I have written a Gradle plugin for NetBeans based on what Geertjan Wielenga wrote. The project can be found here https://github.com/kelemen/netbeans-gradle-project where the latest compiled binary (nbm) can also be donwloaded. However, I think I have reached the limit of the Tooling API of Gradle. These are the main limitations of the Tooling API (for me):
- The Tooling API is very specialized and there can be many things in the
Gradle script which is not accessible through any model. - The performance is relatively poor because, the API returns everything
in a single call (including sources of dependencies). - Once an operation (parsing a model, executing a task, etc.) has been
started, it cannot be canceled. That is, I don’t see any way to do it.
Changes I would like ====================
Lower level Tooling API -----------------------
Rather than as done currently (returning a parsed model), it would be more desirable to have the hierarchy of ‘org.gradle.api.Project’ instances returned along with the path to the the settings.gradle and a reference to the ‘Project’ which is the project of the base directory (specified when loading the project).
If I have access to the ‘Project’ instances, it would be desirable to have some means to collect the dependencies of a project. The dependencies of each group (compile, runtime, etc.) should be fetchable separately and also their sources (and javadoc) need to be optional to fetch.
It would be nice if it would be possible to execute Gradle tasks by specifying, the objects of the previous paragraph. This would avoid the need to parse the build scripts again and executing a task could be more quick. Although in most cases, reparsing the projects is a more safe approach, there are cases where better performance is more desirable. Such a case is when executing the tests of a single class.
Accessing dynamically created methods and fields in Java is inconvenient, so a few convenience method for accessing these would be good. For example: A method which takes an object (e.g.: project) and the name of a property (e.g.: “sourceCompatibility”) and returns what where returned in the Gradle script (by calling: project.sourceCompatibility in the examples).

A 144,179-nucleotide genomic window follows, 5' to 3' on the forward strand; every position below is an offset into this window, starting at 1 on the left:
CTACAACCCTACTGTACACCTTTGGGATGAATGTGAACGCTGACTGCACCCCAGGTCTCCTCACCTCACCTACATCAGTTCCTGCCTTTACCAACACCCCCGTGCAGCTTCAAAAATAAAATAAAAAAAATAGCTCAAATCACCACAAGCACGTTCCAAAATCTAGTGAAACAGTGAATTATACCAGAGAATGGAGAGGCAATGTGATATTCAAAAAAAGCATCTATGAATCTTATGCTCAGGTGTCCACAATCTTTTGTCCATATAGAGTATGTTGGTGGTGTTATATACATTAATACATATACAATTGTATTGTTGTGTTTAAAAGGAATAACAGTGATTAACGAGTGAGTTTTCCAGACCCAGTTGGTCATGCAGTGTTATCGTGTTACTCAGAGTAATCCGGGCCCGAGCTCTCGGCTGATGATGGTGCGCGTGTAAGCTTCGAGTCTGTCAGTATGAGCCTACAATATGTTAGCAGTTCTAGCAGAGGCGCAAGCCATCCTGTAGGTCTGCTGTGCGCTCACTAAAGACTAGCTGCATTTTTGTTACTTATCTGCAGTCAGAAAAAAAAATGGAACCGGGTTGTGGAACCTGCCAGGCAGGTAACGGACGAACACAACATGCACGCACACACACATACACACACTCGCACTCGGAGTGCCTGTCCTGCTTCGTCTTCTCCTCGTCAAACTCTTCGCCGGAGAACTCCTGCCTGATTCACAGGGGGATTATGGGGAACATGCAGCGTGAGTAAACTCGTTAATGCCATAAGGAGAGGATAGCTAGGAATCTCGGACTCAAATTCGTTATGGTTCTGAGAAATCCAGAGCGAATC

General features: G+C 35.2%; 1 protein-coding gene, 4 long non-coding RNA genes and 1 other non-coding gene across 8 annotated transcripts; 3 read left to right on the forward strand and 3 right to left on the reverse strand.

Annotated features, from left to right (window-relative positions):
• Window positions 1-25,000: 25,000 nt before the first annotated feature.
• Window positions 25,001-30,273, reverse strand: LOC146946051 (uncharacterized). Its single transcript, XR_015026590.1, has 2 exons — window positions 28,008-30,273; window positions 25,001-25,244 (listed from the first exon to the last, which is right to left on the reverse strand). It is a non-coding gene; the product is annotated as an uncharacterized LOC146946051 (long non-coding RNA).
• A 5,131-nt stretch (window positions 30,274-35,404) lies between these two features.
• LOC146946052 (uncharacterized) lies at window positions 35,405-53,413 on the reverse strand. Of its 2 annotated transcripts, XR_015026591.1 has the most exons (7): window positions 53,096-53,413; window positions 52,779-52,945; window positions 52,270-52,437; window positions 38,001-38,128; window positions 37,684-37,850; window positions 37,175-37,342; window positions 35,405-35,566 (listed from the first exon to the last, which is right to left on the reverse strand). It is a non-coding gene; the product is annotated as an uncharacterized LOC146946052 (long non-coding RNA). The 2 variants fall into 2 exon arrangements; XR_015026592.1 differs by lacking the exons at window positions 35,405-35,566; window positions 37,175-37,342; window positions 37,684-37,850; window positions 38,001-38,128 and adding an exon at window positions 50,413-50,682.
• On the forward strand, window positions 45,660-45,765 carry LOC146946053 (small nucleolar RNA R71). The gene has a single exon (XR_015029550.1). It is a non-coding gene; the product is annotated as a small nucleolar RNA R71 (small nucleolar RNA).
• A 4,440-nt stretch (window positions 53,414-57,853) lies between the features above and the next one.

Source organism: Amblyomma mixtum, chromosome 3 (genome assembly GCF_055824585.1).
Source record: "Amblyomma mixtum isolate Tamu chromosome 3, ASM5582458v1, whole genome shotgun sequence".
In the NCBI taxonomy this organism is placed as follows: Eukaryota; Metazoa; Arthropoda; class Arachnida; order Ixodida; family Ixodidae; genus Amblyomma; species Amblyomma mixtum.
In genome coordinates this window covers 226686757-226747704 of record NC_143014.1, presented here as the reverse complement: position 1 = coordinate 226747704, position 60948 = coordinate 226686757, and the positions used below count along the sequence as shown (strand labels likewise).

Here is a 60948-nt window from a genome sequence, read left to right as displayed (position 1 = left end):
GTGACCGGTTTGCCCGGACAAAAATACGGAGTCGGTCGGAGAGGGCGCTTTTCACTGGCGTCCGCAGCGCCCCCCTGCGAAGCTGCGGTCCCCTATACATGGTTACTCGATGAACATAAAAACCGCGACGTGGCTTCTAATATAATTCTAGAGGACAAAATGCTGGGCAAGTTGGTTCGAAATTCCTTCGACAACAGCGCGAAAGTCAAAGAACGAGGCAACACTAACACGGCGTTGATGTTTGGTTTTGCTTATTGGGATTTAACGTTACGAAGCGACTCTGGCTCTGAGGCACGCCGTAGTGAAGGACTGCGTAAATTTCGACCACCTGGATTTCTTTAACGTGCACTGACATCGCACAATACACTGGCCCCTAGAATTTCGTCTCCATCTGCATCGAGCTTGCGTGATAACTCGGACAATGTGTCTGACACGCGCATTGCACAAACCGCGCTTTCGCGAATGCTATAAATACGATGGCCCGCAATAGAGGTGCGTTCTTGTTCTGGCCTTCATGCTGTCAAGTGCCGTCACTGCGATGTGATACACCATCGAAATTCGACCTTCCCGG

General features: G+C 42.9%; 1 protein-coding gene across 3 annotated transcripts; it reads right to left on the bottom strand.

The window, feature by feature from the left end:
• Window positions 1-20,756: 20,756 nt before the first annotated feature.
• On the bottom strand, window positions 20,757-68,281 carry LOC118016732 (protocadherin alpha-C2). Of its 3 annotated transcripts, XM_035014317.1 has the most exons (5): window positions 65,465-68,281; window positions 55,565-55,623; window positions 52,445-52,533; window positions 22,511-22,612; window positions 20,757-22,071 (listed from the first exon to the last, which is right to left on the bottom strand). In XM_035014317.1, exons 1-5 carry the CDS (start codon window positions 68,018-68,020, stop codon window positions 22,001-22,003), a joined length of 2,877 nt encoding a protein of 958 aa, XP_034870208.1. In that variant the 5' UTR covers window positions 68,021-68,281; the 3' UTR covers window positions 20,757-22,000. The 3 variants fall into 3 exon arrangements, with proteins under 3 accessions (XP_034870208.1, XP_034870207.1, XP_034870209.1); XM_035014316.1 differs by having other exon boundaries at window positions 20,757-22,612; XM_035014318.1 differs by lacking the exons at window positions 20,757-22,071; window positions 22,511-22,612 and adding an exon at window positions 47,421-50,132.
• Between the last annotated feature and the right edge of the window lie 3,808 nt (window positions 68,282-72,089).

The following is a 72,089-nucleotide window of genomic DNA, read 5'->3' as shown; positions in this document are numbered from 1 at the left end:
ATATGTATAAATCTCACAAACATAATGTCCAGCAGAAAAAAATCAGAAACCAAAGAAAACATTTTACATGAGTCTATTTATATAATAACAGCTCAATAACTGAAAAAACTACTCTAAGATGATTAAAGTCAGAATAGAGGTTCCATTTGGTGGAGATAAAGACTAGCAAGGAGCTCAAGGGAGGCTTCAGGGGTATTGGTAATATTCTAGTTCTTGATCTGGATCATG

The main limitations of these is that Gradle must already be on the classpath and the user is tied to that particular implementation. One way to overcome this is to always return a WrappedGradleObject instance for objects of the Gradle API. This wrapper object can have methods to access fields dynamically. For example: Object getProperty(String propertyName). Objects whose classes are defined in the JDK should be returned directly (without wrapping).
If you do not want to implement the above mentioned changes, the following things would still be necessary:
- Access to the “sourceCompatibility” and “targetCompatibility”, as well as the
character encoding of the source files. - Being able to separately retrieve the dependency groups of a project (and also being
able to separately retrieve the sources). - Support for configurations of project dependencies. - Convenience methods to get all the dependencies (considering transitive dependencies)
of a project for a particular dependency group (e.g.: get every runtime dependency).
Since executing a task can be very slow, cancellation would be desirable, so that accidentally started tasks can be canceled. If it is implemented, the cancellation should be based on something else than thread interrupts (e.g: cancellation tokens like in .NET).